Hybrid vs. Fully Remote Learning

With the holiday break, it raises the question: how do students and staff feel about returning after holiday travels?


Jane Naylor, Staff Writer

College students coming home for break, last-minute Christmas shopping, winter sports starting, and visiting extended family–any other year these activities would be highly anticipated and normal, but with a surge of coronavirus cases across Massachusetts and in the United States, holiday traveling and returning to school after a break is in question. Scituate High School became familiar with a fully remote schedule for four days before Thanksgiving when positive cases in the school rose uncomfortably high. Did students and teachers enjoy fully remote learning? 

Junior Molly Thompson felt “less stressed” with her school work when fully remote, and only saw “positive aspects when at home,” but she missed being able to see her friends. Even after Thanksgiving recess and increased positive cases in the school, Thompson felt safe coming back to school, where masks and six feet social distancing are strictly enforced and followed. 

Freshman Casey McKeever thought going remote was practical, so she could have the reassurance of being safe and staying home for the holiday while feeling less at risk. McKeever, like most high school students, took advantage of and enjoyed being able to sleep in, even if it was only 30 minutes. Although the comfort of being in your own home is nice, going fully remote does have its negative impacts. For example, McKeever said that because she’s a freshman, it’s been hard not to be able to “fully connect and socialize with friends and teachers.” Although she sees going remote again in the future, she feels her teachers did an enormously good job with understanding the circumstances, giving her the adequate resources she needed to succeed. 

SHS special education teacher Roxanne Griffin found that during the four days of virtual learning her students were more comfortable. In addition, she noticed higher attendance than a normal hybrid schedule day. Griffin “felt like all of the kids were getting the same level of focus from [her] and got the same message as compared to splitting time between cohorts.” Furthermore, she noticed some of her students who were normally less engaged or nervous for in-person learning took advantage of chat features or other online methods of participation to engage in the class. Griffin said, selfishly, she enjoyed the four virtual days because she didn’t have to commute or wear a mask.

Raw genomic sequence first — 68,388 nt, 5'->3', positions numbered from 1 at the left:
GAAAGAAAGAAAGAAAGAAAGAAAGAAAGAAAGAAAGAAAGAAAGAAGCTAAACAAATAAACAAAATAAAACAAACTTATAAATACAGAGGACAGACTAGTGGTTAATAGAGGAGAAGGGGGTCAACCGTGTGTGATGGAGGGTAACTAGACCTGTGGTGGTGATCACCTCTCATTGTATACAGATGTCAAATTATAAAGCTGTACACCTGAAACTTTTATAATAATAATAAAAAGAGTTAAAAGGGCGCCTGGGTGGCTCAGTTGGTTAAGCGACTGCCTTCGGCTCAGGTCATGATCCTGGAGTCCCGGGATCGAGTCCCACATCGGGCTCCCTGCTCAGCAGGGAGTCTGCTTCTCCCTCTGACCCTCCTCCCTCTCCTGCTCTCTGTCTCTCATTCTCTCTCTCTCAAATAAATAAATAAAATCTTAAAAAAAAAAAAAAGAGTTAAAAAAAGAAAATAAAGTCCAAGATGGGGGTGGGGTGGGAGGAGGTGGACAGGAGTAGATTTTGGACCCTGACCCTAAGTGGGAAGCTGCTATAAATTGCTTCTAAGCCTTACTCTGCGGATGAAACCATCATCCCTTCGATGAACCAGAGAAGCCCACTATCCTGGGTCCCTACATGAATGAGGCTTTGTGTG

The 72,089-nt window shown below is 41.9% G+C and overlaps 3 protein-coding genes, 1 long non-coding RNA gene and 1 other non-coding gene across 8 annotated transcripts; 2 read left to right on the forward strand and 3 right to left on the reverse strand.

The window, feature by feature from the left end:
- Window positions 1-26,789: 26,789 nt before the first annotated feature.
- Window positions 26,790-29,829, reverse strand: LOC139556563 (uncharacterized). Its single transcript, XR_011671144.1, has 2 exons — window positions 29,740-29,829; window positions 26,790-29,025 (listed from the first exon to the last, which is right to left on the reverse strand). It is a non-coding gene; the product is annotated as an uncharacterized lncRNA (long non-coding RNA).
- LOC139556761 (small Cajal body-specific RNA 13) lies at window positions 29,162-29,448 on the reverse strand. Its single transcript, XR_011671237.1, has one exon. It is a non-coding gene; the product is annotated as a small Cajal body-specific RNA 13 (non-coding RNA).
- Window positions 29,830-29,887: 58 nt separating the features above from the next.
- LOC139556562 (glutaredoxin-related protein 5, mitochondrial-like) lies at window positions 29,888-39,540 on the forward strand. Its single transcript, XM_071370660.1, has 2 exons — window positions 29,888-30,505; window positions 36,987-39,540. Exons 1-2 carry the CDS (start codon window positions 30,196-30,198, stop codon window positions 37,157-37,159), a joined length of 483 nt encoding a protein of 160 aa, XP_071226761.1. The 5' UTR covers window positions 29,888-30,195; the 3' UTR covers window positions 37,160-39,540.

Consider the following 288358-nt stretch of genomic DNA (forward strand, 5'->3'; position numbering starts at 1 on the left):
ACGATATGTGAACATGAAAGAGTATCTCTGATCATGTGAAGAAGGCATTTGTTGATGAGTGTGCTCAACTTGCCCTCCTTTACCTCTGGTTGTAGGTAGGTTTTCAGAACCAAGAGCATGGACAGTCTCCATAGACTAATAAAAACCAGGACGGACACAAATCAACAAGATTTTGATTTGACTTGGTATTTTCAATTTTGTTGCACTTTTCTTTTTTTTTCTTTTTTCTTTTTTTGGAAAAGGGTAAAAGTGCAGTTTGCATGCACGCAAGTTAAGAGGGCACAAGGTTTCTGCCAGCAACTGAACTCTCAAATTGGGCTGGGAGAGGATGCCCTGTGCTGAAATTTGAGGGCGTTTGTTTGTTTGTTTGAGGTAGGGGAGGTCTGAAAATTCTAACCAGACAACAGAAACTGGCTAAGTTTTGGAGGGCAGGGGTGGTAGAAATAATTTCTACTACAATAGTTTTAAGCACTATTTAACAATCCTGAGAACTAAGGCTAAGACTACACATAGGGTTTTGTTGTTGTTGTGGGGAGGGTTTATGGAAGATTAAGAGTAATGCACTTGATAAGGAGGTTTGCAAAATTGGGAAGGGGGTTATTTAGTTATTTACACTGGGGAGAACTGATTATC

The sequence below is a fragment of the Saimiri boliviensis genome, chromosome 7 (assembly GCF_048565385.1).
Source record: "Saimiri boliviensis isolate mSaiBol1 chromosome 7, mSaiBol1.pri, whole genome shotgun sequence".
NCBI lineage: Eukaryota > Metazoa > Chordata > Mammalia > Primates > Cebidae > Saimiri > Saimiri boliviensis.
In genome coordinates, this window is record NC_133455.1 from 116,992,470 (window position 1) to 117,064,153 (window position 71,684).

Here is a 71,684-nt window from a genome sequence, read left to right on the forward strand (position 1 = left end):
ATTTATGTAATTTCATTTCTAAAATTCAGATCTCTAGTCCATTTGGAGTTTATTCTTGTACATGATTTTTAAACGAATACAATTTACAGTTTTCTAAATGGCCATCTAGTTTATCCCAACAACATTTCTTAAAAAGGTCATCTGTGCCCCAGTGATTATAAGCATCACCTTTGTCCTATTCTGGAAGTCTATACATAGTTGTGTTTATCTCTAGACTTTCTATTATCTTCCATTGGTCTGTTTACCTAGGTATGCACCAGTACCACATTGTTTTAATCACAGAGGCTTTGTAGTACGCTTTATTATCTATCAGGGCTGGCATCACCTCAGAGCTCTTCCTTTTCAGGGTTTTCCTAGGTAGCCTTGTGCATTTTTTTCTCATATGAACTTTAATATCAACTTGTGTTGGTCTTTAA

As of December 18th, there have been more than 300,000 cases of COVID in Massachusetts, and inevitably that number will only increase. At SHS, winter sports began on December 14th, which naturally implies teammates hang out before and after practices and games, and an increase in susceptibility to positive cases from other towns. Hypothetically, if Scituate played Hingham, and a player from Hingham who unknowingly was positive went to play Quincy the day after, it creates an increased risk of exposure. In addition, college siblings could have come back from different states, eager to hang out with hometown friends, while families are looking to spend time with extended family for the holidays. Would it be smart and safer to go fully remote for a few weeks after Christmas break? 

Thompson predicts “sometime in the future we will have to go fully remote,” especially because winter sports are beginning and teams are scheduled to practice over the holiday break. Thompson “loves playing sports and being on a team.” Nevertheless, due to the circumstances this year, she thinks school sports may have not been the best decision. In particular, Thompson was opposed to basketball because of “how close the players are,” putting them at a higher risk of transmitting the coronavirus when exchanging “sweat and bodily fluids.” 

To ensure the safety of students, teachers, and administration, McKeever suggests that students and teachers should get tested before coming back to school because “lots of people will be traveling to see family and with an increase in covid patients.” Making sure everyone has tested negative before returning to campus is unlikely and requires a lot of diligence and money; therefore, McKeever thinks it would be safest for students to switch to a fully remote learning model for a few weeks after the holiday break.  

Similar to Thompson, McKeever agrees basketball is the most susceptible to positive cases because it has the most “direct contact” and players touch the same ball. As a basketball player herself, McKeever feels safe playing, due to the rules that have changed for precautions and as long as everyone wears their makes and remains diligent to social distancing. Overall, she thinks that winter sports will have an impact on whether or not we stay in school due to the risk that “if a person gets infected and spreads it throughout other teams from other towns,” it could cause the school to close if positive cases rise. 

Ms. Griffin said she will be cautious after the holiday break, and we will continue the hybrid teaching model. She also said that winter sports could have a big impact on whether or not we stay in school: “If teams are following procedures, being honest about their results, and following guidelines, hopefully, we can get through the season safely,” she said. Similar to McKeever, Griffin thinks certain sports pose less of a risk than others. Griffin said she worries about “there not being enough oversight on teams to help keep students and communities safe.”

As holiday break comes to an end, it makes students, teachers, and administrators wonder if a fully virtual model will need to be put in place. Nevertheless, SHS students and teachers will be prepared for virtual learning, as our experience last spring and in the days prior to the Thanksgiving recess prepared us to be flexible.